The question of what to do with the nation’s nuclear waste popped up at the October 18, 2011 CNN Western Republican Presidential Debate in Las Vegas, Nevada.
“My question for you is, do you support opening the national nuclear repository at Yucca Mountain?” asked a member of the audience.
Former House Speaker Newt Gingrich provided a vague, non-answer, despite the best efforts of moderator Anderson Cooper:
Gingrich: Look, we -- we worked on this when I was speaker. I think that it has to be looked at scientifically. But I think at some point we have to find a safe method of taking care of nuclear waste. And today, because this has been caught up in a political fight, we have small units of nuclear waste all over this country in a way that is vastly more dangerous to the United States than finding a method of keeping it in a very, very deep place that would be able to sustain 10,000 or 20,000 and 30,000 years of geological safety.
Cooper: Is Yucca Mountain that place?
Gingrich: I'm not a scientist. I mean, Yucca Mountain certainly was picked by the scientific community as one of the safest places in the United States. It has always had very deep opposition here in Nevada. And, frankly...
Cooper: You were for opening it in Congress, right?
Cooper: When you were in the Congress, you were...
Gingrich: When I was in Congress, frankly, I worked with the Nevada delegation to make sure that there was time for scientific studies. But we have to find some method of finding a very geologically stable place, and most geologists believe that, in fact, Yucca Mountain is that.
Texas Congressman Ron Paul delivered a straightforward response, opposing the idea of a nuclear waste repository at Yucca Mountain:
Paul: Yes. Yes, I've -- I've opposed this. We've had votes in the Congress. There was a time when I voted with two other individuals, the two congressmen from Nevada. And I approach it from a state's rights position. What right does 49 states have to punish one state and say, "We're going to put our garbage in your state"? I think that's wrong.
But I think it's very serious. I think it's very serious. But quite frankly, the government shouldn't be in the business of subsidizing any form of energy. And nuclear energy, I think, is a good source of energy, but they still get subsidies. Then they assume this responsibility. Then we as politicians and the bureaucrats get involved in this. And then we get involved with which state's going to get stuck with the garbage.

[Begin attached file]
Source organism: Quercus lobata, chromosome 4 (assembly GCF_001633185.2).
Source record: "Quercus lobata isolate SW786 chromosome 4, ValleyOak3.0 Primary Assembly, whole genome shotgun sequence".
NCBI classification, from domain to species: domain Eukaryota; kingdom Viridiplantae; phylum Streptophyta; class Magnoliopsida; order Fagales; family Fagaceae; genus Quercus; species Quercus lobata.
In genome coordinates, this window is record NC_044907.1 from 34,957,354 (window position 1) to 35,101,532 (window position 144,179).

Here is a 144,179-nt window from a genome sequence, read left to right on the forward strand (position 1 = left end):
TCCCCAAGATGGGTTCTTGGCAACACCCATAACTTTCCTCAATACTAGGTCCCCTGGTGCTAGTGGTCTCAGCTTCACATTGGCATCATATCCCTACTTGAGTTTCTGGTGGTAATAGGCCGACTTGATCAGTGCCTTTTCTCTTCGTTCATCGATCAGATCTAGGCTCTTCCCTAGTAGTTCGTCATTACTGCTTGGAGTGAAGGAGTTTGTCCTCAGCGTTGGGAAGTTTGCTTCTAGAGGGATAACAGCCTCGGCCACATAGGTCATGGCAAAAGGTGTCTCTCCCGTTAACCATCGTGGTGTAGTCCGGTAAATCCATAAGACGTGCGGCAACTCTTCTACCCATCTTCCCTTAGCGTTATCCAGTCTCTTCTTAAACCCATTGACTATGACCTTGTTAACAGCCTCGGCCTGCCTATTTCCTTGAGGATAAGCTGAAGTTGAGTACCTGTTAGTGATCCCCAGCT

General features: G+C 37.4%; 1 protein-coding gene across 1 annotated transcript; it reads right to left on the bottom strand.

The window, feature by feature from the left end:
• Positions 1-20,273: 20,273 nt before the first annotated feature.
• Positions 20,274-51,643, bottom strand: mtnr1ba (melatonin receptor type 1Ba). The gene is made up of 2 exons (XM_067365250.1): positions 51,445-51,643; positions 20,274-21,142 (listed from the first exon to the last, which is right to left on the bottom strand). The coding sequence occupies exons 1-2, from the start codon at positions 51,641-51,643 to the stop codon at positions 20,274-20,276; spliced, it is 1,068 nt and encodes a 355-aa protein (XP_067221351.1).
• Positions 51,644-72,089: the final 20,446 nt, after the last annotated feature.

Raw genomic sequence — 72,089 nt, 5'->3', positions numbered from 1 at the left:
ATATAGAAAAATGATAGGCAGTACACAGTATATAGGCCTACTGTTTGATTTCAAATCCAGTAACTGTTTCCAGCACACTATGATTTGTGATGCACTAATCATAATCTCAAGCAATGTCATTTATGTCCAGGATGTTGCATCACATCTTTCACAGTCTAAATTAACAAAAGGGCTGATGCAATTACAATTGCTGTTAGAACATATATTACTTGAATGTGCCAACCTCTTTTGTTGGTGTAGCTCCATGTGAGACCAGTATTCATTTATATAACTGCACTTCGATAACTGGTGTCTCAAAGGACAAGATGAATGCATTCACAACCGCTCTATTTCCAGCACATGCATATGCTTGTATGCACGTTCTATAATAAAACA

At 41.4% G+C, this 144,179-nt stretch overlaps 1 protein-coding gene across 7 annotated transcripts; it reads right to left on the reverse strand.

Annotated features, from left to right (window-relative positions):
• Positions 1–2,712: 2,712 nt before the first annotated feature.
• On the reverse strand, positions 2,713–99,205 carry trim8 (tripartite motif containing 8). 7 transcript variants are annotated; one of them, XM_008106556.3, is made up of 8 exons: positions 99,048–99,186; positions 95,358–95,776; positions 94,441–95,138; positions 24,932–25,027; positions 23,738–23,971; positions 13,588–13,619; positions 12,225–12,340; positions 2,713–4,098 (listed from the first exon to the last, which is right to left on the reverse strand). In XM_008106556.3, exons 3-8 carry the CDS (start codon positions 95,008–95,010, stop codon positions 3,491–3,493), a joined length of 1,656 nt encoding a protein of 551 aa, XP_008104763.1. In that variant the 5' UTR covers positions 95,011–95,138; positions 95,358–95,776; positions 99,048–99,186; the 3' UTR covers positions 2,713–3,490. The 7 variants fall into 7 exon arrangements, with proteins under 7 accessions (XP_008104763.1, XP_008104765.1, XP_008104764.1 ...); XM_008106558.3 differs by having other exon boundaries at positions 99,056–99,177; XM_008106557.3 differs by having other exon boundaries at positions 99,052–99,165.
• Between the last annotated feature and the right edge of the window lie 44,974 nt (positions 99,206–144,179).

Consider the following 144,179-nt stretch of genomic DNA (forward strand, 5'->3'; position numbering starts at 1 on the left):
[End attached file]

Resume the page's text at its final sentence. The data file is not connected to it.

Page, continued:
So I would say, the more the free market handles this and the more you deal with property rights and no subsidies to any form of energy, the easier this problem would be solved.
Former Massachusetts Governor Mitt Romney concurred with Ron Paul:
Romney: Congressman Paul was right on that.
I don't always agree with him, but I do on that. The -- the idea that 49 states can tell Nevada, "We want to give you our nuclear waste," doesn't make a lot of sense. I think the people of Nevada ought to have the final say as to whether they want that, and my guess is that for them to say yes to something like that, someone's going to have to offer them a pretty good deal, as opposed to having the federal government jam it down their throat.
And by the way, if -- if Nevada says, "Look, we don't want it," then let other states make bids and say, hey, look, we'll take it. Here's a geological site that we've evaluated. Here's the compensation we want for taking it. We want you electric companies around the country that are using nuclear fuel to compensate us a certain amount per kilowatt hour, a certain amount per ton of this stuff that comes.
Let -- let the free market work. And on that basis, the places that are geologically safe, according to science, and where the people say the deal's a good one will decide where we put this stuff. That's the right course for America.
Rick Perry also opposed the idea of storing the nation's nuclear waste at Yucca Mountain:
Perry: You know, from time to time, Mitt and I don't agree. But on this one, he's hit it, the nail, right on the head. And I'll just add that when you think about France, who gets over 70 percent of their energy from nuclear power, the idea that they deal with this issue, that their glassification, and that the innovation -- and, Congressman Paul, you're correct when it comes to allowing the states to compete with each other. That is the answer to this.
We need to have a -- a -- a discussion in -- in this country about our 10th Amendment and the appropriateness of it, as it's been eroded by Washington, D.C., for all these many years, whether it's health care, whether it's education, or whether it's dealing with energy. We don't need to be subsidizing energy in any form or fashion, allow the states to make the decision. And some state out there will see the economic issue, and they will have it in their state.
|Federal government photo of Yucca Mountain|